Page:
Obituaries Related to "Frank" from New York Times Archive
Mr. Ballard helped introduce puppetry to the university curriculum.
Mr. Frank juggled several roles in a long career: He represented sportscasters, created TV shows and negotiated rights deals.
Mr. Bender was a forensic sculptor whose work — three-dimensional faces in clay — helped identify the forgotten dead and apprehend the fugitive living.
She had been a fashion buyer and executive before declaring, “I’m going to write a book and I’m going to sell a million copies and I’m going to buy Momma’s house back.’’
Dr. Berger helped start the modern era of drug development with his invention of Miltown, the first mass-market psychiatric drug and a forerunner of Valium and Prozac.
For 20 years, starting in 1973, Dr. Bonilla was the founding director of a research program at Hunter College in New York.
Gifford was a Hall of Fame running back and receiver who personified the Giants’ glory years of the late 1950s and early ’60s and then became a mainstay on television.
BOWMAN--Frank Paul 79, died November 14, 2006 at his home in Haverford, PA (Quadrangle). Dr. Bowman was a distinguished professor of French Literature at The University of Pennsylvania for over 30 years. He is survived by a cousin and many close friends. A memorial service will be held December 11, 2006 at 7 pm at St. Clement's Episcopal Church in Philadelphia. Interment at St. Clement's. Reception to follow service. For information call Stuard's Funeral Home in Ardmore, PA 610-649-0243.
CALLAHAN -- Frank. The New York Times records with deep sorrow the passing of Frank Callahan, associated with The Times from November 17, 1990 until retiring in May 2001.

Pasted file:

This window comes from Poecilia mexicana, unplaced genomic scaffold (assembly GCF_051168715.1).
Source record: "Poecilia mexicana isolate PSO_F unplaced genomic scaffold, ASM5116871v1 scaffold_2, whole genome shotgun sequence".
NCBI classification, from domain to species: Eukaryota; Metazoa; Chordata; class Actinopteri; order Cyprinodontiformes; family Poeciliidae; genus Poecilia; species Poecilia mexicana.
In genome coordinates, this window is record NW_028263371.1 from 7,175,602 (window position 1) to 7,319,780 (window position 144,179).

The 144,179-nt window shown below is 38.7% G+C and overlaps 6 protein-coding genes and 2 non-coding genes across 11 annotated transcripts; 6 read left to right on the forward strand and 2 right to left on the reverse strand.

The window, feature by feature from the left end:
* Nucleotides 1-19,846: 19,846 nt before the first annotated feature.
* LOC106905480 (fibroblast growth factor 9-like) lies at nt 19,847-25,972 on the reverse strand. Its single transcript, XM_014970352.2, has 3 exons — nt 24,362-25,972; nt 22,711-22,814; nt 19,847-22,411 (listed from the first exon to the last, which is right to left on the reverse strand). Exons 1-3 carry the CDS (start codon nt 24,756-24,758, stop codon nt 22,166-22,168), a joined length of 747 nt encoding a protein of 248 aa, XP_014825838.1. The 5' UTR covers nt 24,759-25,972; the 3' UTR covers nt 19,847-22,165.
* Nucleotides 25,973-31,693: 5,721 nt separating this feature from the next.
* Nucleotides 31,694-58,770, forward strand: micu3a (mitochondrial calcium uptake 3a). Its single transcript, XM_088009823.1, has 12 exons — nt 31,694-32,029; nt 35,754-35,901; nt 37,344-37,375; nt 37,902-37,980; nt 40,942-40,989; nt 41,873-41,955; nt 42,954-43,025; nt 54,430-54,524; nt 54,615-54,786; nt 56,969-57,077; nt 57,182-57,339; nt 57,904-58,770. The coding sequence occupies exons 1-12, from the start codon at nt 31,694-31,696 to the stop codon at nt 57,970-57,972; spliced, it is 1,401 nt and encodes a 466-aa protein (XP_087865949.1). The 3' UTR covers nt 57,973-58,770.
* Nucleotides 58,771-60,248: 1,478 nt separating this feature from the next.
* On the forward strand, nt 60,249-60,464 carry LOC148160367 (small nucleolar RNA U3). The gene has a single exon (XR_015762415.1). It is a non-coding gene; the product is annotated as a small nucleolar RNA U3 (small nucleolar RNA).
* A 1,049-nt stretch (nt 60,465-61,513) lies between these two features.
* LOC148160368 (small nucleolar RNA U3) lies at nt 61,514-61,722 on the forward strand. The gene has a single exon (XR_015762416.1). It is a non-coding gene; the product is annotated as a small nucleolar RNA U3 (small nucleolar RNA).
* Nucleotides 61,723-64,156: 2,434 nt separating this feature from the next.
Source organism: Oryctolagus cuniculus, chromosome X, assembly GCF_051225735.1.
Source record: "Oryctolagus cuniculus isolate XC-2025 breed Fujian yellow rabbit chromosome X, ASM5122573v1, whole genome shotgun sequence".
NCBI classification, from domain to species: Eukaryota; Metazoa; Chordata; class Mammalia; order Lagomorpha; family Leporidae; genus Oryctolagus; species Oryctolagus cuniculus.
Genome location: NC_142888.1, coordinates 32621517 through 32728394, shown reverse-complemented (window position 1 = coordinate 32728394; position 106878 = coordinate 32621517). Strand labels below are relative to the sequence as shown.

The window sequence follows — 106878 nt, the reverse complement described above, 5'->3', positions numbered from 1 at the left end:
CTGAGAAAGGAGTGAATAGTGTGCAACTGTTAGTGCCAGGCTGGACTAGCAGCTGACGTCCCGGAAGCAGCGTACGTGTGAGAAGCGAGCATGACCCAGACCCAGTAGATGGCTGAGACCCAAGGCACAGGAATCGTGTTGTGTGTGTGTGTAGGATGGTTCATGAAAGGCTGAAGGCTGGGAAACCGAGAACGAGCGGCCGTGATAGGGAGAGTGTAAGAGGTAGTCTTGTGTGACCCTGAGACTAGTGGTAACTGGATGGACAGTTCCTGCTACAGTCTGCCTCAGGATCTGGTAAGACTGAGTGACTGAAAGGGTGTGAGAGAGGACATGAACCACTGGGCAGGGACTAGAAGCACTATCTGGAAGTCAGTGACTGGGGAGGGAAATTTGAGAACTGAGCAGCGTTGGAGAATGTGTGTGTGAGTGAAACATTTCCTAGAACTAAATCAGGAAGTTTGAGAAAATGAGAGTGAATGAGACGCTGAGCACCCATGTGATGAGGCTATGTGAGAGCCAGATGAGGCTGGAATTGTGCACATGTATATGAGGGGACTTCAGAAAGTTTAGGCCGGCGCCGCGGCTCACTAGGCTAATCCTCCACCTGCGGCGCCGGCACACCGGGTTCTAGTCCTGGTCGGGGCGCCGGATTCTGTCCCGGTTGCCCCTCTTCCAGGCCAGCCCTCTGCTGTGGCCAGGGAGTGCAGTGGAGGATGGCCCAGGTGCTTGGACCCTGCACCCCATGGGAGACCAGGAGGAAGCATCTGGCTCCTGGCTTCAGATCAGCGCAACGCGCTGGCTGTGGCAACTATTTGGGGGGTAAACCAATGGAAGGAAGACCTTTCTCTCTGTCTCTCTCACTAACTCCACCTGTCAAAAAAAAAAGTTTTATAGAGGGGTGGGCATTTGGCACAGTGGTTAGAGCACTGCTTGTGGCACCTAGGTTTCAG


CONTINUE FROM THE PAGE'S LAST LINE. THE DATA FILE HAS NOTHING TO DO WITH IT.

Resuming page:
When he was 19, Mr. Carney and his brother Dan borrowed $600 from their mother to start their business in Wichita, Kan. Before long it became the world’s largest pizza chain.
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He built Maryland into a national powerhouse and became the first coach to win more than 100 games at each of four major college programs.
His free-spirited music ignored genre boundaries. “If you’re a creative person,” he once said, “it’s important to break rules.”
He popularized the term “institutional racism" and, with Stokely Carmichael, wrote a book in 1967 that was seen as a radical manifesto.
His New York Times scoop enraged the Nixon White House, which ordered a tap on his phone. He later won a Pulitzer Prize for The Boston Globe.
With a keen eye for young talent, he helped boost the careers of Steve Martin, John Denver, Kenny Rogers and many other performers.
The Kremlin’s fiercest critic, whose work brought arrests, attacks and a near-fatal poisoning in 2020, had spent months in isolation.